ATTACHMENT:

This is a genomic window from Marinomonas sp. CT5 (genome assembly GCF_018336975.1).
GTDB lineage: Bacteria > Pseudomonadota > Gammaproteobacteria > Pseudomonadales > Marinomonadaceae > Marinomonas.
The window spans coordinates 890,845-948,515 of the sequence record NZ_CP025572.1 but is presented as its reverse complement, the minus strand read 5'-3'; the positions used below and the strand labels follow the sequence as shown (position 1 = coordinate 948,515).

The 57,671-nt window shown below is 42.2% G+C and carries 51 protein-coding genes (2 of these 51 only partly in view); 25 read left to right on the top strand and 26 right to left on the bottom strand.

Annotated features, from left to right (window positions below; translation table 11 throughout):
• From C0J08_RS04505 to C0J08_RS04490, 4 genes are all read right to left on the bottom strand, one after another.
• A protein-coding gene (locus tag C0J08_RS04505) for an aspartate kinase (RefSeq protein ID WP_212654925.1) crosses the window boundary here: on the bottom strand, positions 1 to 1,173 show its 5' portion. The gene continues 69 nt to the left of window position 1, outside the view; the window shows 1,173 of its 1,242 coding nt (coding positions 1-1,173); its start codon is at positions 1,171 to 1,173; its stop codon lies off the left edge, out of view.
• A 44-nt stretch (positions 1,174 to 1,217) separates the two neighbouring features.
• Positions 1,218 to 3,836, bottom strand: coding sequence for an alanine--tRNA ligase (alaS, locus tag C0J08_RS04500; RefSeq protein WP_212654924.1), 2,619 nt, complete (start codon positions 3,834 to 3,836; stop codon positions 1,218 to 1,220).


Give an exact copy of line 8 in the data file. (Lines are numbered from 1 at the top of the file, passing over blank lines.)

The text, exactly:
• A 44-nt stretch (positions 1,174 to 1,217) separates the two neighbouring features.